Doing this after a fresh install is often interesting, it gives you an idea about the distribution:  Is it "default deny" or "default accept".  Windows is "default accept", OpenBSD is pretty much the King of Default Deny.  "That which is not expressly allowed is prohibited".

 

Tie the listen sockets into your firewall rules:  figure out what service the listening sockets are providing, decide if you need them.  No, turn them off, Yes, figure out where they need to be visible from (local LAN, WAN) and adjust firewall rules accordingly.

 

The OP shows that pointing a browser to anyplace has a lot going on behind the scenes that most folks aren't even aware of (and people with malicious intent can take advantage of that).


FreeBSD since 3.3, only time I touch Windows is to fix my wife's computer


#5 Al1000

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Posted 30 July 2015 - 03:55 PM

I've managed to automate this process somewhat. I'm now using sudo netstat -atnp to list all active connections. This command includes a foreign IP address in every result.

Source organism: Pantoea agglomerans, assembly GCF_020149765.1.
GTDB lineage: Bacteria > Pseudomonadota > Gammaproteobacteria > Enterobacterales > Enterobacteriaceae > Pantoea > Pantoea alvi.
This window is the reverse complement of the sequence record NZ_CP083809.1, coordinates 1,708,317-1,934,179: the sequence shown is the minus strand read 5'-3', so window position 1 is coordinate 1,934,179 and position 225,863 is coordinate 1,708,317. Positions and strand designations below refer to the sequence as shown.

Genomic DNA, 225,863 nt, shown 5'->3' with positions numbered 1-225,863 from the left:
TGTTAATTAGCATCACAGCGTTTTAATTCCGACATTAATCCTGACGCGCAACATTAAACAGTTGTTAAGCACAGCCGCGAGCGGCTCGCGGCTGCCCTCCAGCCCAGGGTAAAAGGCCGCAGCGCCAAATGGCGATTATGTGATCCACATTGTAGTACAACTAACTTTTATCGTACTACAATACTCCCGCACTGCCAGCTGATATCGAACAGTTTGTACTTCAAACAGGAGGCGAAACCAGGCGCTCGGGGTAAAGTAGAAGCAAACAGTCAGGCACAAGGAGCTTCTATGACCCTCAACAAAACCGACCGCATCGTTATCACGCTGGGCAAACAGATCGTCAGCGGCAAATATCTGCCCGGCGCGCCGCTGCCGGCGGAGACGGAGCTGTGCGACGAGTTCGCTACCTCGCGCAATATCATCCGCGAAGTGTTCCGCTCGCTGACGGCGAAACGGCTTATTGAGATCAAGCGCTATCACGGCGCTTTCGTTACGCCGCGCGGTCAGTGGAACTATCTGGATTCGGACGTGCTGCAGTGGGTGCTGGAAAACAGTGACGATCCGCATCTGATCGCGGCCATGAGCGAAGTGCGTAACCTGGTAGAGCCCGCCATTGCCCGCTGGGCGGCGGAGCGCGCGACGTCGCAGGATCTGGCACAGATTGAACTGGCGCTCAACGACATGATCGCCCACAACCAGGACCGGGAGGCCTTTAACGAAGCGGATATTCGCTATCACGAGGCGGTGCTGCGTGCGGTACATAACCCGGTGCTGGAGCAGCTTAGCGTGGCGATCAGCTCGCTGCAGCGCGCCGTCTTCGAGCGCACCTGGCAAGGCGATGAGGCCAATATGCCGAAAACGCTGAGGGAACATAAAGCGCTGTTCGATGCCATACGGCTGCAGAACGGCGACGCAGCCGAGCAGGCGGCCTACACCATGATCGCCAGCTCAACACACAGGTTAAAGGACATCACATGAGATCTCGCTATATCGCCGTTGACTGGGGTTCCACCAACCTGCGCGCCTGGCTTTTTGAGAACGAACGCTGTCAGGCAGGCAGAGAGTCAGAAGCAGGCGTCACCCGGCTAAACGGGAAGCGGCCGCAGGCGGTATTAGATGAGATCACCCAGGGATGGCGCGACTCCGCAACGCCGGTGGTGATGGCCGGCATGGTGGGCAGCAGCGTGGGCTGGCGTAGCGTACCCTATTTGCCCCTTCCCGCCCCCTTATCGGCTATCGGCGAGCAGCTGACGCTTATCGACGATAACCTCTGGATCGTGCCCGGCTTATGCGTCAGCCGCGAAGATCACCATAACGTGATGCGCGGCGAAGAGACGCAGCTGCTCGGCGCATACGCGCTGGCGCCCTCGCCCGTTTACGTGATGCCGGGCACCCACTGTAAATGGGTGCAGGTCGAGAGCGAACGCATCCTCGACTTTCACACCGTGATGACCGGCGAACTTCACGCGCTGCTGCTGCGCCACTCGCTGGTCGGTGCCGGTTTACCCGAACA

Here is my current autonet.sh file which is now owned by root, to stop me accidentally starting it without using sudo.
 
#!/bin/bash
while true; do sudo netstat -atnp | grep ESTA >> connections.txt ; ps -ax | grep autonet.sh > autonetpid ; sleep 10 ; done &
 
To make file owned by root:
sudo chown root:root ~/autonet.sh
 
This script still runs the netstat command every 10 seconds and prints the output in a file called connections.txt, and the pid number(s) to autonetpid.
 
Now I have an additional script which I've called autocurl.sh:
 
 
#!/bin/bash
awk -F: '{ print $2 }' connections.txt | sed -r 's/^.{5}//' | sort -u > ipnos.txt &&
while read p; do
curl ipinfo.io/$p
done <ipnos.txt > results.txt
This script: